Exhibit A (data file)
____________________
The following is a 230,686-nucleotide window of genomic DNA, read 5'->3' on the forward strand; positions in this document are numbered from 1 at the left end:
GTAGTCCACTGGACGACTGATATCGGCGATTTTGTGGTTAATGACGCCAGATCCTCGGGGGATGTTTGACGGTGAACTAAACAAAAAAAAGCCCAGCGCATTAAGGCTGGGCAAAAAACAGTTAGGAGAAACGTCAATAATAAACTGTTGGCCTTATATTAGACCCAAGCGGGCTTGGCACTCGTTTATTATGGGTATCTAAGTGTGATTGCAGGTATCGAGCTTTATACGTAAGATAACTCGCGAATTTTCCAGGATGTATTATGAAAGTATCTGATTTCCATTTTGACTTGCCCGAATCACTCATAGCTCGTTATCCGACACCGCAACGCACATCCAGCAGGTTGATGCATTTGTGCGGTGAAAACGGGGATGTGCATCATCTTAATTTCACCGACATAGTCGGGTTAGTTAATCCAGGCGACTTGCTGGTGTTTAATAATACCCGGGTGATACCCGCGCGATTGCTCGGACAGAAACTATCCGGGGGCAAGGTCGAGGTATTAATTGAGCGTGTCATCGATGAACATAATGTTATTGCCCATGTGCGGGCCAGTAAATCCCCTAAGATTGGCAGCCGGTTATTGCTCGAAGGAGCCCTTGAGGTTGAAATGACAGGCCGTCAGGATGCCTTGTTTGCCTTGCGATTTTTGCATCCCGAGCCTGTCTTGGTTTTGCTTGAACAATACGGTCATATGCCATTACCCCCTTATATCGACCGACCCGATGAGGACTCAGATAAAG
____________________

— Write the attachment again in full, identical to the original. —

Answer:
The following is a 230,686-nucleotide window of genomic DNA, read 5'->3' on the forward strand; positions in this document are numbered from 1 at the left end:
GTAGTCCACTGGACGACTGATATCGGCGATTTTGTGGTTAATGACGCCAGATCCTCGGGGGATGTTTGACGGTGAACTAAACAAAAAAAAGCCCAGCGCATTAAGGCTGGGCAAAAAACAGTTAGGAGAAACGTCAATAATAAACTGTTGGCCTTATATTAGACCCAAGCGGGCTTGGCACTCGTTTATTATGGGTATCTAAGTGTGATTGCAGGTATCGAGCTTTATACGTAAGATAACTCGCGAATTTTCCAGGATGTATTATGAAAGTATCTGATTTCCATTTTGACTTGCCCGAATCACTCATAGCTCGTTATCCGACACCGCAACGCACATCCAGCAGGTTGATGCATTTGTGCGGTGAAAACGGGGATGTGCATCATCTTAATTTCACCGACATAGTCGGGTTAGTTAATCCAGGCGACTTGCTGGTGTTTAATAATACCCGGGTGATACCCGCGCGATTGCTCGGACAGAAACTATCCGGGGGCAAGGTCGAGGTATTAATTGAGCGTGTCATCGATGAACATAATGTTATTGCCCATGTGCGGGCCAGTAAATCCCCTAAGATTGGCAGCCGGTTATTGCTCGAAGGAGCCCTTGAGGTTGAAATGACAGGCCGTCAGGATGCCTTGTTTGCCTTGCGATTTTTGCATCCCGAGCCTGTCTTGGTTTTGCTTGAACAATACGGTCATATGCCATTACCCCCTTATATCGACCGACCCGATGAGGACTCAGATAAAG